But there are plenty of people who either aren’t getting or aren’t hearing the facts about COVID-19. The messages from the White House and the CDC are conflicting and confusing. Putting out a blanket limit on 50 people congregating in a single spot does not take into account the size of the spot (unlike my local regulations) and how much “social distancing” is possible therein. 

Such ambiguity may lead people to continue taking advantage of not having to be at work to meet with their friends in a bar; that’s definitely not smart. This is not your grandmother’s flu. It’s spreading more quickly than other viruses in the past. It’s also more lethal.

On March 14, our local hospital had 11 cases, and 6 of them (all younger than 60) were in the ICU. Another 40 patients were under observation. Those numbers are increasing rapidly, and they somehow haven’t made it into the state’s official count.

You know those N95 masks many people are talking about, which can be used only once and are essential to protect health care workers as they tend to infected patients? The hospital’s CEO said in an interview that those masks are running low statewide. His hospital had gone through 795 of them by 7 pm in a single day.

He described the past week as something he’d never before seen, even though he’d fought cholera in Haiti after the earthquake, when there were no medical supplies, and “even when we ramped up for Ebola.” He called this crisis “unprecedented.”

The CEO said a number of things that were quite concerning. One that disturbed me the most was that he’s given up on the Centers for Disease Control and Prevention, which had yet to confirm his hospital’s first case.

In his view—and this is something he wants people to know—testing is problematic. It’s more complicated than it’s been described. To be effective, it must be done under strict conditions with a sample taker appropriately outfitted with Personal Protective Equipment (PPE), and differing RNA assays make test sensitivity questionable. 

So at best, the tests are 90% accurate, whereas flu tests are 99.999% positive. He fears drive-through testing that shows someone is negative will give that person “a false sense of security.” He said he told the Governor his concerns. 

There are many experts with differing views; I’m noting his because he’s a highly regarded individual who’s working with labs—not to suggest that his opinions necessarily be used as guidance in individual decision-making.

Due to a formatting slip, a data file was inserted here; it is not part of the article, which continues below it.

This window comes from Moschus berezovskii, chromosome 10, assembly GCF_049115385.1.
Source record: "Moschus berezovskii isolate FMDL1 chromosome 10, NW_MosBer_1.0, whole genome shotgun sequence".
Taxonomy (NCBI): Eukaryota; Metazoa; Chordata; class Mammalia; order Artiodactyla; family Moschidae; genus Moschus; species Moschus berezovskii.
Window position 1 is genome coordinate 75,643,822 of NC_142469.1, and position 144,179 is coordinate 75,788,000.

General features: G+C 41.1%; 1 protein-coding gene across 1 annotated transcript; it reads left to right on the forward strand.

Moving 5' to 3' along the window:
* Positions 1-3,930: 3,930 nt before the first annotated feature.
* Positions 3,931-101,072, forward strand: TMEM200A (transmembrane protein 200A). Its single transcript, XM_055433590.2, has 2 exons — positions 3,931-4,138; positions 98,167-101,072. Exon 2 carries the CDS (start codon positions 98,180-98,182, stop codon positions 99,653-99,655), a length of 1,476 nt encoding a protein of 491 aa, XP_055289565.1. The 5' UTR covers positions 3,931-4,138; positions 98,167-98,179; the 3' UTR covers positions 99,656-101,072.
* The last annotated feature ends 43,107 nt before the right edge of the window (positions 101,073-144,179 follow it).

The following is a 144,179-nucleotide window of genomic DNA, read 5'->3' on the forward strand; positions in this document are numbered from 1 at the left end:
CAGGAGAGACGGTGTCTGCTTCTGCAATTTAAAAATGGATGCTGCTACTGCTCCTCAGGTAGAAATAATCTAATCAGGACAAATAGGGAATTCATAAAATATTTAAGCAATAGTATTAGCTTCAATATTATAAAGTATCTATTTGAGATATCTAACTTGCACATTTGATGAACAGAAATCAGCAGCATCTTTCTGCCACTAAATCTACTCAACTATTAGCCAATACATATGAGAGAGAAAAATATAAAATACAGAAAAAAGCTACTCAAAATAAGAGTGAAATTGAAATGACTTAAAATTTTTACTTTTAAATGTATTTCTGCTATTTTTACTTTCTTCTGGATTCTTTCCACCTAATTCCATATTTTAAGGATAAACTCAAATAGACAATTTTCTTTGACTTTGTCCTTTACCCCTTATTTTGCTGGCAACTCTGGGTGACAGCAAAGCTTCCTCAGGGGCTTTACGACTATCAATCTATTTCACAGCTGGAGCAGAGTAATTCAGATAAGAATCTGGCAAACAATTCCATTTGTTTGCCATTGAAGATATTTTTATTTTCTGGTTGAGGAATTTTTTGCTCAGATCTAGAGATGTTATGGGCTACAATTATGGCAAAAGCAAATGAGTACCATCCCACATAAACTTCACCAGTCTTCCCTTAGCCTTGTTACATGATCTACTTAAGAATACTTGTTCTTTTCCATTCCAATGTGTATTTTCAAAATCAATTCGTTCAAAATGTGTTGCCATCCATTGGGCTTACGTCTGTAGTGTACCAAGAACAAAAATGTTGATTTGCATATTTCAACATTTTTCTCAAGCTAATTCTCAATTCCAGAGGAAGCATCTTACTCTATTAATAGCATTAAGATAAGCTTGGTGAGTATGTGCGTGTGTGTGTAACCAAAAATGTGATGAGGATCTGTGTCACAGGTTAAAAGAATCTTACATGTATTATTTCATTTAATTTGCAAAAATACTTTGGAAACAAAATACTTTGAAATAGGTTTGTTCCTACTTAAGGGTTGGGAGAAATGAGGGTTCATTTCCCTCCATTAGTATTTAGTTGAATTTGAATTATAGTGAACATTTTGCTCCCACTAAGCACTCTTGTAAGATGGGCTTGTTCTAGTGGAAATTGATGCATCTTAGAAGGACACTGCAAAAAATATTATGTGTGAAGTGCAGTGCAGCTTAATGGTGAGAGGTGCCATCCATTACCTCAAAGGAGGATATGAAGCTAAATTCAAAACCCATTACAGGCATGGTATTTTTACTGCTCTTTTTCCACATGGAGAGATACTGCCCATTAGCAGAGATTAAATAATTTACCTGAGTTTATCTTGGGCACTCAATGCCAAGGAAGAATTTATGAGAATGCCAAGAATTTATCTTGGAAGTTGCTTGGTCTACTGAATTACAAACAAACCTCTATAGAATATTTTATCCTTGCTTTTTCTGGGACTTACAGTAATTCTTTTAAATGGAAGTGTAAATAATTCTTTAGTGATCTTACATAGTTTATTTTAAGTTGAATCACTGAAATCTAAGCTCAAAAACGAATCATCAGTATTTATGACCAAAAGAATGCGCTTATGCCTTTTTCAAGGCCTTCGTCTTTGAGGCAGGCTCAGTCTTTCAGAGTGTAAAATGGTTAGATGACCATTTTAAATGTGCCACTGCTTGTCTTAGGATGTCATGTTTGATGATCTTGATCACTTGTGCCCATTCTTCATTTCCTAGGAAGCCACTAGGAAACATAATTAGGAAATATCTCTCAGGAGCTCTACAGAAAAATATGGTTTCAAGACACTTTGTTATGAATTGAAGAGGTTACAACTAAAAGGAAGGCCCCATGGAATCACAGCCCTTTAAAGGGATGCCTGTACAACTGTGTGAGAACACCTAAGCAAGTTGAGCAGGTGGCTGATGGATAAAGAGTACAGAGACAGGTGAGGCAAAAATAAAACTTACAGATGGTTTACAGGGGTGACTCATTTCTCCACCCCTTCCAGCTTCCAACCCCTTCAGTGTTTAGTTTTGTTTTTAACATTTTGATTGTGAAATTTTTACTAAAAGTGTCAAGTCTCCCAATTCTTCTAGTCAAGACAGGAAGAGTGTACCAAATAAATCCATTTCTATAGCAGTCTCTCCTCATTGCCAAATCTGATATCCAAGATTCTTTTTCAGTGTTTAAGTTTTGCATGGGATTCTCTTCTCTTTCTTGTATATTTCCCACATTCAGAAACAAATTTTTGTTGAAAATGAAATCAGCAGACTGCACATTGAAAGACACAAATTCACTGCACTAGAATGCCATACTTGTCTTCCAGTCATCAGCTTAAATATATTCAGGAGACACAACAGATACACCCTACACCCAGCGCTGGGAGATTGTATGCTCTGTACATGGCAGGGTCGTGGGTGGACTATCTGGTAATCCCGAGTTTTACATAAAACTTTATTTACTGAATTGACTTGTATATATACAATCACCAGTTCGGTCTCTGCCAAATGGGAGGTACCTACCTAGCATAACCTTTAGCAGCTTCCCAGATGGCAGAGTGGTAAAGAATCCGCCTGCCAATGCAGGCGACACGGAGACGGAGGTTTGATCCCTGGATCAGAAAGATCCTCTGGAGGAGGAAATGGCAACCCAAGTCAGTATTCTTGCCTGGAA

Testing in the US has certainly been botched, by nearly all accounts, but many point out, as this Atlantic article states, that knowing how many people have been tested would give us some sense of how far the disease has spread and “how forceful a response to it the United States is mustering.” Hmmmm….

Though our hospital CEO doesn’t want to incite panic, he does want people to take this disease seriously because in infected patients

“things can turn around very rapidly. We had a patient that we were thinking about releasing—he seemingly was recovering—and then, two days later, he was put in the ICU. The flu isn’t like that. People need to know this.” 

He encourages people to be responsible: stay home, avoid malls and theater and group activities for now.

“We need to sort of hunker down at home. Go outside if the weather’s nice in your backyard. That’s healthy and good. But we shouldn’t be out and about.”

That’s what we’re doing. Going into stores for food only when they’re not crowded. Avoiding situations where we’ll have to stand on line. Bringing our rapidly disappearing hand sanitizer with us when we’re out of the house, and swabbing our door knobs on the outside and inside with Lysol when we return.

(We’ve also made some hand sanitizer by mixing alcohol with aloe vera, but both ingredients are no longer available.) 

I heard one virologist say COVID-19 is most likely to linger for up to 9 days on metal and hard smooth surfaces. Clothing and porous surfaces seem not to be a concern. I haven’t found confirmation of this statement, however.

What else are we doing? Agonizing over whether to buy two or three small packages of tissues (8 each pack): they were going fast, and we felt we could use them to open doors once our hand sanitizer was gone. But was buying three packages selfish? 

We’re wiping down our cell phones (Apple said Chlorox wipes are OK) and other surfaces. Lifting weights and exercising at home, and taking walks in the late afternoon when few people are around. And yesterday we toured our small garden, buoyed by the sight of the first crocuses pushing their way through the mesh we’d placed over the hard soil to allow them to get a head start before the feeding faunas’ visits. So those back-aching hours planting bulbs last fall paid off! The appearance of those young green shoots couldn’t have come at a better time.

And we’re washing, washing, washing our hands. I find it so interesting that this devastating organism can be vanquished by plain old soap and water.

Finally, we’re still remembering to laugh. (See my previous post.)

My sister-in-law sent this cartoon today.

PHOTO-2020-03-14-07-32-36

My response was: “Gee, do you know where he got it? I could use some.” 

Do you have stories to tell about how you’re coping? I’d love to hear them. I hope you all stay safe.

Annie

Continue reading “Notes From a COVID-19 Epicenter: Our Quarantine Begins”